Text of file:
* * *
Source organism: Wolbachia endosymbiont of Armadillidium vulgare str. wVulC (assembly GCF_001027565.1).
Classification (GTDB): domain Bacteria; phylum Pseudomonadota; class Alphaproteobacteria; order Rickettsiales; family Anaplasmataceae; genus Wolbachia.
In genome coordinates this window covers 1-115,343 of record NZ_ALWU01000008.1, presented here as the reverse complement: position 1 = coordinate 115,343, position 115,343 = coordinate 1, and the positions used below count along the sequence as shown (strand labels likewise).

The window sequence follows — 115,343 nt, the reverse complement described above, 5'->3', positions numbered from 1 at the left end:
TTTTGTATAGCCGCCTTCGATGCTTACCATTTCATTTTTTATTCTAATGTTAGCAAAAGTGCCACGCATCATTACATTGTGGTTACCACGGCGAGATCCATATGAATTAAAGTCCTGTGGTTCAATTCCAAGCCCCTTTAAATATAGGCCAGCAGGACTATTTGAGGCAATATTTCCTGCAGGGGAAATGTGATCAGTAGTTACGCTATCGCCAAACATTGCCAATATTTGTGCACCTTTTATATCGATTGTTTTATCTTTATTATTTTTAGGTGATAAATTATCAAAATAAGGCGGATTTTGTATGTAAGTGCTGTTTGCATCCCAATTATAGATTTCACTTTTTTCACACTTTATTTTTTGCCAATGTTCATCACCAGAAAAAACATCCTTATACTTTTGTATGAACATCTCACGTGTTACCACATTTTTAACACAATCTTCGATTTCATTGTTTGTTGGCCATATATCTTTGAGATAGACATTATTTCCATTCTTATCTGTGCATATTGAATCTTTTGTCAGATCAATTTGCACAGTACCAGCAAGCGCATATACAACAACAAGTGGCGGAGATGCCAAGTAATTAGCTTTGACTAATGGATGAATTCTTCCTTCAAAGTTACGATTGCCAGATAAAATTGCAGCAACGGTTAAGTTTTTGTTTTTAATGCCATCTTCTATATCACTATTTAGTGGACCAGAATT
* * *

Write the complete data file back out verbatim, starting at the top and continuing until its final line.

Source organism: Wolbachia endosymbiont of Armadillidium vulgare str. wVulC (assembly GCF_001027565.1).
Classification (GTDB): domain Bacteria; phylum Pseudomonadota; class Alphaproteobacteria; order Rickettsiales; family Anaplasmataceae; genus Wolbachia.
In genome coordinates this window covers 1-115,343 of record NZ_ALWU01000008.1, presented here as the reverse complement: position 1 = coordinate 115,343, position 115,343 = coordinate 1, and the positions used below count along the sequence as shown (strand labels likewise).

The window sequence follows — 115,343 nt, the reverse complement described above, 5'->3', positions numbered from 1 at the left end:
TTTTGTATAGCCGCCTTCGATGCTTACCATTTCATTTTTTATTCTAATGTTAGCAAAAGTGCCACGCATCATTACATTGTGGTTACCACGGCGAGATCCATATGAATTAAAGTCCTGTGGTTCAATTCCAAGCCCCTTTAAATATAGGCCAGCAGGACTATTTGAGGCAATATTTCCTGCAGGGGAAATGTGATCAGTAGTTACGCTATCGCCAAACATTGCCAATATTTGTGCACCTTTTATATCGATTGTTTTATCTTTATTATTTTTAGGTGATAAATTATCAAAATAAGGCGGATTTTGTATGTAAGTGCTGTTTGCATCCCAATTATAGATTTCACTTTTTTCACACTTTATTTTTTGCCAATGTTCATCACCAGAAAAAACATCCTTATACTTTTGTATGAACATCTCACGTGTTACCACATTTTTAACACAATCTTCGATTTCATTGTTTGTTGGCCATATATCTTTGAGATAGACATTATTTCCATTCTTATCTGTGCATATTGAATCTTTTGTCAGATCAATTTGCACAGTACCAGCAAGCGCATATACAACAACAAGTGGCGGAGATGCCAAGTAATTAGCTTTGACTAATGGATGAATTCTTCCTTCAAAGTTACGATTGCCAGATAAAATTGCAGCAACGGTTAAGTTTTTGTTTTTAATGCCATCTTCTATATCACTATTTAGTGGACCAGAATT